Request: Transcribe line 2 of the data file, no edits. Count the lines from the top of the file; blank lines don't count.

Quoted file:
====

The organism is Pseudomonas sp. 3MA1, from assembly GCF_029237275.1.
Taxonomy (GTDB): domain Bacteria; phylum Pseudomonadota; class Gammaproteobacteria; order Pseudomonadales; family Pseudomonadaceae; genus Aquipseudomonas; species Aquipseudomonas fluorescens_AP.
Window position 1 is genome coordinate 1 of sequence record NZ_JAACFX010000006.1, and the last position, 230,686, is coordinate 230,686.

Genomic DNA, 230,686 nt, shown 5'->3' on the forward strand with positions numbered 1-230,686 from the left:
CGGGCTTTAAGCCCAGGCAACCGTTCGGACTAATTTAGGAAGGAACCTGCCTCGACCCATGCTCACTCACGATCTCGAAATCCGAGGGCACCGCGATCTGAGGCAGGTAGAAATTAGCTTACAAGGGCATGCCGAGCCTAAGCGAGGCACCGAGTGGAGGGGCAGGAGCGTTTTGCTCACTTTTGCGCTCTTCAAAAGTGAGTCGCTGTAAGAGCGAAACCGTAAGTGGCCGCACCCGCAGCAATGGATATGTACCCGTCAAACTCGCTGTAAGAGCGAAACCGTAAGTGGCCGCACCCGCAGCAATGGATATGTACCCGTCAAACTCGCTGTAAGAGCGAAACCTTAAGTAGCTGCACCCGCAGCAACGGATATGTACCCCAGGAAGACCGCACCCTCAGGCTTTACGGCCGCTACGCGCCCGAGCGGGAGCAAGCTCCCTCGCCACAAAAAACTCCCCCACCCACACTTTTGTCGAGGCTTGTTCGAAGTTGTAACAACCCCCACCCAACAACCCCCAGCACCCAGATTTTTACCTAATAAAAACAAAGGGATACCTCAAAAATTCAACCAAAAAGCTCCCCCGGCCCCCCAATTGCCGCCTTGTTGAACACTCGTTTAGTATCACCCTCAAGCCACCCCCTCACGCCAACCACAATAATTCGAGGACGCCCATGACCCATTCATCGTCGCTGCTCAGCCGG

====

Taxonomy (GTDB): domain Bacteria; phylum Pseudomonadota; class Gammaproteobacteria; order Pseudomonadales; family Pseudomonadaceae; genus Aquipseudomonas; species Aquipseudomonas fluorescens_AP.